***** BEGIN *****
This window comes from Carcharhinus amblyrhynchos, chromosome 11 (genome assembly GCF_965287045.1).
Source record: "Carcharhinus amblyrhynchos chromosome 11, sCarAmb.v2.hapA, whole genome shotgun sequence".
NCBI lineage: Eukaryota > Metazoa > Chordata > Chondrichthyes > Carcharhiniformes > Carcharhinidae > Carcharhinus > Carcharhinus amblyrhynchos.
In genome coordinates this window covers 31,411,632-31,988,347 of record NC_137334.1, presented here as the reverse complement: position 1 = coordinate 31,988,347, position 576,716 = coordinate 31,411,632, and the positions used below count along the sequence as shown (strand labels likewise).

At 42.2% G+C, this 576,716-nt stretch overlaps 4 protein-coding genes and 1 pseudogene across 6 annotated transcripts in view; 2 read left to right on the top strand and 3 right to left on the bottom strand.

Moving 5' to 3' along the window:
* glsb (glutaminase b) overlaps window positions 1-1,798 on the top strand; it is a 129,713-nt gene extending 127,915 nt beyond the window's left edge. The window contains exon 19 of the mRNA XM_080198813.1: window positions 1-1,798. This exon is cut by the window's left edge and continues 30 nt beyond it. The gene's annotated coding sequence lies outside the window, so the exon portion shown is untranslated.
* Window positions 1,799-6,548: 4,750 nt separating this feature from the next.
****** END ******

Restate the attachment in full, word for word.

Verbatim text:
This window comes from Carcharhinus amblyrhynchos, chromosome 11 (genome assembly GCF_965287045.1).
Source record: "Carcharhinus amblyrhynchos chromosome 11, sCarAmb.v2.hapA, whole genome shotgun sequence".
NCBI lineage: Eukaryota > Metazoa > Chordata > Chondrichthyes > Carcharhiniformes > Carcharhinidae > Carcharhinus > Carcharhinus amblyrhynchos.
In genome coordinates this window covers 31,411,632-31,988,347 of record NC_137334.1, presented here as the reverse complement: position 1 = coordinate 31,988,347, position 576,716 = coordinate 31,411,632, and the positions used below count along the sequence as shown (strand labels likewise).

At 42.2% G+C, this 576,716-nt stretch overlaps 4 protein-coding genes and 1 pseudogene across 6 annotated transcripts in view; 2 read left to right on the top strand and 3 right to left on the bottom strand.

Moving 5' to 3' along the window:
* glsb (glutaminase b) overlaps window positions 1-1,798 on the top strand; it is a 129,713-nt gene extending 127,915 nt beyond the window's left edge. The window contains exon 19 of the mRNA XM_080198813.1: window positions 1-1,798. This exon is cut by the window's left edge and continues 30 nt beyond it. The gene's annotated coding sequence lies outside the window, so the exon portion shown is untranslated.
* Window positions 1,799-6,548: 4,750 nt separating this feature from the next.